Research Article

Impact of HACCP Based Food Safety Management Systems in Improving Food Safety of Sri Lankan Tea Industry  

Chandana Vindika Kumara Lokunarangodage , Indira Wickramasinghe , Ranaweera K. K. D. S
Department of Food Science and Technology, Faculty of Applied Sciences, University of Sri Jayewardenepura, Gangodawila, Nugegoda, Sri Lanka
Author    Correspondence author
Journal of Tea Science Research, 2016, Vol. 6, No. 6   doi: 10.5376/jtsr.2016.06.0006
Received: 28 Dec., 2015    Accepted: 08 Feb., 2016    Published: 28 Mar., 2016
© 2016 BioPublisher Publishing Platform
This is an open access article published under the terms of the Creative Commons Attribution License, which permits unrestricted use, distribution, and reproduction in any medium, provided the original work is properly cited.
Preferred citation for this article:

Lokunarangodage C.V.K., Wickramasinghe I., and Ranaweera K.K.D.S., 2016, Impact of HACCP Based Food Safety Management Systems in Improving Food Safety of Sri Lankan Tea Industry, Journal of Tea Science Research, 2016, 6(6), 1-16 (doi: 10.5376/jtsr.2016.06.0006)

Abstract

A study was conducted to identify and assess the major food safety violations in low grown orthodox black tea manufacturing process while assessing impact of HACCP based food safety management system (FSMS) in tea industry. Stratified random sampling was used where qualitative data was weighted averaged against GMP requirements and converted in to quantitative values to be used in statistical analyses. The impact of HACCP based FSMS in improving food safety was evaluated using representative sample. Organization and management responsibility was strongly correlated with establishment design and facilities while quality assurance had a strong or moderate correlation with all the factors. Pest control and personal hygiene was not satisfactorily developed according to the results. Establishment design and facilities (ED&F) was the major root cause for the food hygiene problems identified where continuous attention and top management commitment as well as additional capital investments were needed to improve design and facilities of manufacturing plants in the sector. Similarly, Quality assurance systems were not in complete compliance with food safety, mostly due to the incomplete system developments, lack of expert knowledge in the industry as well as inappropriate practices. However, HACCP based FSMS have created enabling environment to improve GMP requirements while increasing food safety implementation in tea industry. Nevertheless, factories with HACCP based FSMS had better infrastructure and systematic operations with trained operators rather than factories without any HACCP based FSMS. The efficacy of processing, recording and personnel hygiene were satisfactorily improved in factories which had implemented HACCP based FSMS.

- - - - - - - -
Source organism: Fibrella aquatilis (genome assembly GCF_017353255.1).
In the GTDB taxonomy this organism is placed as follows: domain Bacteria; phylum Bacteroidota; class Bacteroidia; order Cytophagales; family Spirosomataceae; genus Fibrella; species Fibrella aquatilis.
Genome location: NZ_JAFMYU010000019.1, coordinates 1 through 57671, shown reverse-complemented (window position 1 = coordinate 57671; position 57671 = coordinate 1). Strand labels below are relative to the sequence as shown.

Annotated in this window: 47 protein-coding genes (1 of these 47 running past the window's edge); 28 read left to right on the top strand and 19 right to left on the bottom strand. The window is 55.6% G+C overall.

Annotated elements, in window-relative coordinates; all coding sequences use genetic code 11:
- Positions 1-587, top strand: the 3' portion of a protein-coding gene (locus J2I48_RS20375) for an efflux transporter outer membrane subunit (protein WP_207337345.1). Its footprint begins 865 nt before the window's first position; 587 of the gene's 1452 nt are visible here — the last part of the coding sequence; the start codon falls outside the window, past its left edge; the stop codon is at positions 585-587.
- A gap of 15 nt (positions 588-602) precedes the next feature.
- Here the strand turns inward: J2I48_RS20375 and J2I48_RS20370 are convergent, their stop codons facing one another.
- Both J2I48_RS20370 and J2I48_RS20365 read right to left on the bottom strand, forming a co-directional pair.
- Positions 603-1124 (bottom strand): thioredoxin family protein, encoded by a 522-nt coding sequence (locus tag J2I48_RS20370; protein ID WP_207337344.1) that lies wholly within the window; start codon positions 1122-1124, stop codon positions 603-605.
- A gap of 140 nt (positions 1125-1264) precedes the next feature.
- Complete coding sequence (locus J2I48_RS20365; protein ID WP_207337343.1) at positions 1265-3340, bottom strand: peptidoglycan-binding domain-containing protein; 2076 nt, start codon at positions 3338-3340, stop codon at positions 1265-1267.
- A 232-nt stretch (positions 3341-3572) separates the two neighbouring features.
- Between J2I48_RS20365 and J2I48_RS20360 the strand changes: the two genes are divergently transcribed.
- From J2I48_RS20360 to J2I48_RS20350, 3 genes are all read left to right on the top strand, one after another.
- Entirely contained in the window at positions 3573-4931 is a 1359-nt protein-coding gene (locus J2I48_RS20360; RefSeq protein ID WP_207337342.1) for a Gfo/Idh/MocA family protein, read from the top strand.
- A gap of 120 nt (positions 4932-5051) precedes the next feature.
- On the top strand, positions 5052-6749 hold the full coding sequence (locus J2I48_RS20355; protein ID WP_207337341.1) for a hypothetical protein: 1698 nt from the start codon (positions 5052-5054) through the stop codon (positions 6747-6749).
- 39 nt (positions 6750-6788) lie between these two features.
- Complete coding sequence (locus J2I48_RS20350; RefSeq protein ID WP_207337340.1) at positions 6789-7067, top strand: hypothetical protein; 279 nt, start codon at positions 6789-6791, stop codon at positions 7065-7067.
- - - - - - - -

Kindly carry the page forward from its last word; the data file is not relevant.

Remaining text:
Keywords
HACCP; FSMS; GMP; Tea industry; Orthodox black tea; Food safety

1 Introduction

The Sri Lankan tea industry has a long history spanning close to a century and a half to become the third largest agricultural crop in the country (Janaka and Swendrani, 2011) which provides over 1 million direct and indirect employments while generating significant amounts of foreign exchange (Institute of Social Development, 2008). In addition, country accounts for 9% share of world tea production and about 19% of total global tea exports (SOMO, 2008; Ministry of Plantation Industries, 2013). Sri Lankan tea industry annually produced around 320 million kilograms of made tea according to the current statistics available. Out of the given production output, country has manufactured approximately 95% black tea annually which basically intended for export representing 32% of the global demand on orthodox black tea (Ministry of Plantation Industries, 2013) where Sri Lanka is still the market leader for orthodox black tea (Janaka and Swendrani, 2011). The CTC and green tea represents only 5% of the total production and country manufacture tea throughout the year. The annual production contributed from various parts of the country with figures of low grown 60%, mid-grown 16% and high grown 24% respectively, while 95% of the produce were accounted as orthodox black tea (Department of Census and Statistics, 2012).